But what about Quebec’s first days in the Canadian confederation? I have had the chance to stumble on an article by Kris Inwood and Jim Irwin (2002) in Acadiensis which estimates, roughly, provincial incomes from 1871 to 1891 which I can combine to the existing estimates by Alan Green (1971) and Morris Altman (1988). Sadly, price indexes are not available for each province for such a long period. However, as one can see below, the trends all point in the same direction: Quebec suffers from an economic decline relative to Ontario regardless of the statistical series used from 1870 to 1910.


This table is heavy in implications. First of all, it means that economically, Quebec initially declined relative to the rest of Canada up to the First World War. Secondly, it means that at best, Quebec stagnated relative to Ontario during the interwar period. At worst, it continued to decline in relative terms but at a slightly slower pace than before. Third, this means that the rapid economic growth of Quebec from 1945 to 1960 that I document (faster than elsewhere in Canada, including Ontario) is a complete break from past trends. Had I known of the existence of the Inwood-Irwin dataset, I believe I would have added this table to my book. But now, it is said and it will be added to the “book section” of this blog in order to provide readers with “follow-ups”.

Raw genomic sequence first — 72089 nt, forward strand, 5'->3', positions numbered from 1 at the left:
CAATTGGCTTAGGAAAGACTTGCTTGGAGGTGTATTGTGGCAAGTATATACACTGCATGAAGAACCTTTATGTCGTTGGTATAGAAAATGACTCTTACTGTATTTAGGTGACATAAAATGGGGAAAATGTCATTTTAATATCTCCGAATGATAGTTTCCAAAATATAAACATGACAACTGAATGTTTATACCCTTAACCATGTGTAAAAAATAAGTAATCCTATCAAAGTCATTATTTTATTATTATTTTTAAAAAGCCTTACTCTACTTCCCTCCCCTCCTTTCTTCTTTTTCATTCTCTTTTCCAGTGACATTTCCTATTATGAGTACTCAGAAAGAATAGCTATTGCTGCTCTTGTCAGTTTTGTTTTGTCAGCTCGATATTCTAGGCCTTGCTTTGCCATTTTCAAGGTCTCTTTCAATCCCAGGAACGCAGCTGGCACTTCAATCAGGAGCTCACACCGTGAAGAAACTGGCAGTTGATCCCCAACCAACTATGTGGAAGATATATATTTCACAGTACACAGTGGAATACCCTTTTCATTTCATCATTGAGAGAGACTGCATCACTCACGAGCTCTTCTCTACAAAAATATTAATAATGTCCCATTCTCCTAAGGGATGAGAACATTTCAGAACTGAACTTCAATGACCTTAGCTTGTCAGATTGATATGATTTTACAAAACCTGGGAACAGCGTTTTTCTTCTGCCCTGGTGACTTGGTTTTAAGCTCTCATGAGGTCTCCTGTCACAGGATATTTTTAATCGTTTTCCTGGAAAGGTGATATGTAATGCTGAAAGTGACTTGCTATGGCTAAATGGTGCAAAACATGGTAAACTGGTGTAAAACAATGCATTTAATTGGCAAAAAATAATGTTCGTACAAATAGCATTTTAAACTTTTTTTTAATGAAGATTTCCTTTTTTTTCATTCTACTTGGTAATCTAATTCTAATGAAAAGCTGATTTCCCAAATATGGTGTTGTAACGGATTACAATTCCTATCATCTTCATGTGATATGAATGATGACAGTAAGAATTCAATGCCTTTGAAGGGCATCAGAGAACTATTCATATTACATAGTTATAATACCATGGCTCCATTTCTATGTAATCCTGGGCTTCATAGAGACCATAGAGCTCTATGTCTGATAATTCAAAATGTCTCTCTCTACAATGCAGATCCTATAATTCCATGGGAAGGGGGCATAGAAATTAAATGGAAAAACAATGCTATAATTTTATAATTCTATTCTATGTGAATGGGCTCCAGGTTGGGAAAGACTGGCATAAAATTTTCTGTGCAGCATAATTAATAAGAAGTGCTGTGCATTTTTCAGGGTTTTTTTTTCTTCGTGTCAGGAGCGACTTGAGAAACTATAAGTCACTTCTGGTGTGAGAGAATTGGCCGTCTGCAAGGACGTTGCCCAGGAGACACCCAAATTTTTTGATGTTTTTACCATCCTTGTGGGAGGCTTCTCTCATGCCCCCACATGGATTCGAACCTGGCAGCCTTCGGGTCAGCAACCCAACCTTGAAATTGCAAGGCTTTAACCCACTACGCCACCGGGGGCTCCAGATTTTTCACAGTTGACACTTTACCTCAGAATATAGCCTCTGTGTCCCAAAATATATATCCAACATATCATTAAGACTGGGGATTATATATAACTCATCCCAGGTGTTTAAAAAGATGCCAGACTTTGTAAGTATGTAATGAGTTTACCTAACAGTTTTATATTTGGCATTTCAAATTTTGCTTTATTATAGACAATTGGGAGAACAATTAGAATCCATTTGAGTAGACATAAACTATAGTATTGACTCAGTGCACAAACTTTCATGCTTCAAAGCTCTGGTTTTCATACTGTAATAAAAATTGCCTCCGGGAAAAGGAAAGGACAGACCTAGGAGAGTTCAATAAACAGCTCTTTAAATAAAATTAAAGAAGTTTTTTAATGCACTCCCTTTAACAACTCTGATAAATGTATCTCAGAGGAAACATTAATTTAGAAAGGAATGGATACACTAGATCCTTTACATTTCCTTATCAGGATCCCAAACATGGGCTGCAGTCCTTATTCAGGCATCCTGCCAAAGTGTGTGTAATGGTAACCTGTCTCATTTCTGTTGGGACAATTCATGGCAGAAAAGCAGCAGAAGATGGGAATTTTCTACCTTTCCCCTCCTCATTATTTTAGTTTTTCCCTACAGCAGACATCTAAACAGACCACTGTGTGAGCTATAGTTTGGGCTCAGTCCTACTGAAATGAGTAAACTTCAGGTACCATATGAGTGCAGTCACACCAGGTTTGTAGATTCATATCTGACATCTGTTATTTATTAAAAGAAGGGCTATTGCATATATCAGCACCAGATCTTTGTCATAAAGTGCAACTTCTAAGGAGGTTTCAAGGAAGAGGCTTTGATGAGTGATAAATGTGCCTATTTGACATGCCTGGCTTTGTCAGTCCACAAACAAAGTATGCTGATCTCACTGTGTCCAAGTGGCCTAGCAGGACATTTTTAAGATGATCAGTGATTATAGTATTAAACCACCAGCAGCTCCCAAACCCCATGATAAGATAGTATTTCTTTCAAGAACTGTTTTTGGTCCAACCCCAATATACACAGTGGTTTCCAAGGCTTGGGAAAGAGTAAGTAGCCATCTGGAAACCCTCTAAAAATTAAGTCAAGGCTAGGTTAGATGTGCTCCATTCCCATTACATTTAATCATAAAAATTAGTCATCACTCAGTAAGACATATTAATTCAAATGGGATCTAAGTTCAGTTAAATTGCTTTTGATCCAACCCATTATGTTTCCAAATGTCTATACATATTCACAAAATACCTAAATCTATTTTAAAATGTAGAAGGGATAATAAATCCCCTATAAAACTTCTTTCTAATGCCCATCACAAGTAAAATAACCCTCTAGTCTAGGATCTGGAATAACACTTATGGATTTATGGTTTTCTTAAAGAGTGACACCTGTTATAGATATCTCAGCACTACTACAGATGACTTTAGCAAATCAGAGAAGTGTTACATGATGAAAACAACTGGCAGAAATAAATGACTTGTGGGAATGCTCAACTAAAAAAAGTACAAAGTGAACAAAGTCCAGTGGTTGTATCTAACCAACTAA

Economic History between Two Swimsuits

My recent book, Du Grand Rattrapage au Déclin Tranquille, is the subject of an article in the French-Canadian magazine Summum. For those who are not from Quebec, Summum is a “boys’ magazine” with tons of girls in swimsuits (or less). So I dare say I gave an interview to end up between two girls in their swimtrunks. Here is the cover and the article itself for which there are two addendas that I am adding at the end of this blog post:
photo (4) lyVQTKR photo (3)

Addenda 1: On the second page, it says “85 Quebecers had university degrees for every 100 Ontarians” – that is not the exact statistic. The proportion of Quebecers above 15 years of age who possessed university degrees in 1961 was equivalent to 85% of the same proportion in Ontario.

Addenda 2: A few lines below, it says that it high school participation declined while in fact it increased. The reporter merely inverted the terms, nothing bad.